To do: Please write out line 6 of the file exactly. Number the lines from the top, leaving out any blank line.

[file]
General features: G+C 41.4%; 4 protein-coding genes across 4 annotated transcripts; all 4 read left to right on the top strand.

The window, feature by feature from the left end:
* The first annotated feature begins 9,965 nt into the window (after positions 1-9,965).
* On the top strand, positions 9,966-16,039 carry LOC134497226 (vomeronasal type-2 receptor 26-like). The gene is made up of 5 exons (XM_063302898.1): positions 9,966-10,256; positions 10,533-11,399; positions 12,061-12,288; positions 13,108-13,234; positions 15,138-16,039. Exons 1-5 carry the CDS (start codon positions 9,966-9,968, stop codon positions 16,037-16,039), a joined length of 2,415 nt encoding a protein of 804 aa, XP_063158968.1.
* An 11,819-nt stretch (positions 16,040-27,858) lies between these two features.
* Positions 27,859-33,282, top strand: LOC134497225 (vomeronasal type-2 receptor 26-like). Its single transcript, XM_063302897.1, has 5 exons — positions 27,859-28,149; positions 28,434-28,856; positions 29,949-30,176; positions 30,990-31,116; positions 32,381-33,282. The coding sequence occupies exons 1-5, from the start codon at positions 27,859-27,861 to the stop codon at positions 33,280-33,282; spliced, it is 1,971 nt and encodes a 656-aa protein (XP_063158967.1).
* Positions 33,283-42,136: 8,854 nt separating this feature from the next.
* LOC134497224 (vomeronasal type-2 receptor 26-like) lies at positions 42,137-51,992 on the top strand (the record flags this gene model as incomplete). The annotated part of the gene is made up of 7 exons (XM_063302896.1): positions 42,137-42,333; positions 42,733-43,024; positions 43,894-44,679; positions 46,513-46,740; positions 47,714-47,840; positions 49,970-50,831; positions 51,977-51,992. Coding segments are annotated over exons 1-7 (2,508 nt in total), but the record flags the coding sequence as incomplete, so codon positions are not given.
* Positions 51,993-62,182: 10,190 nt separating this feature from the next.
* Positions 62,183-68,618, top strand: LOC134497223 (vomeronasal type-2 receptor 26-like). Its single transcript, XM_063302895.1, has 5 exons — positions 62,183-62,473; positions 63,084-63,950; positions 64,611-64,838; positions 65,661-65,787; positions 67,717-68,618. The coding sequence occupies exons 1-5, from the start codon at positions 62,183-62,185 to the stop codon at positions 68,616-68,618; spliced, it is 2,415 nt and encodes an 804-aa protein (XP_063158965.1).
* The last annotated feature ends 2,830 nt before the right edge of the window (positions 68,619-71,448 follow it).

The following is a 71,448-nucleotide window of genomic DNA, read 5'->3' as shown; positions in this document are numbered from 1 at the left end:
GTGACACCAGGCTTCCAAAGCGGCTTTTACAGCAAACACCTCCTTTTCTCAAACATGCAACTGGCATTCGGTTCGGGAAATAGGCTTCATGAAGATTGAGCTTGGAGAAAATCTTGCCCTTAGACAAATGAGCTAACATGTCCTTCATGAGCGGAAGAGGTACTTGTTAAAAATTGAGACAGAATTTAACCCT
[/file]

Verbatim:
* Positions 27,859-33,282, top strand: LOC134497225 (vomeronasal type-2 receptor 26-like). Its single transcript, XM_063302897.1, has 5 exons — positions 27,859-28,149; positions 28,434-28,856; positions 29,949-30,176; positions 30,990-31,116; positions 32,381-33,282. The coding sequence occupies exons 1-5, from the start codon at positions 27,859-27,861 to the stop codon at positions 33,280-33,282; spliced, it is 1,971 nt and encodes a 656-aa protein (XP_063158967.1).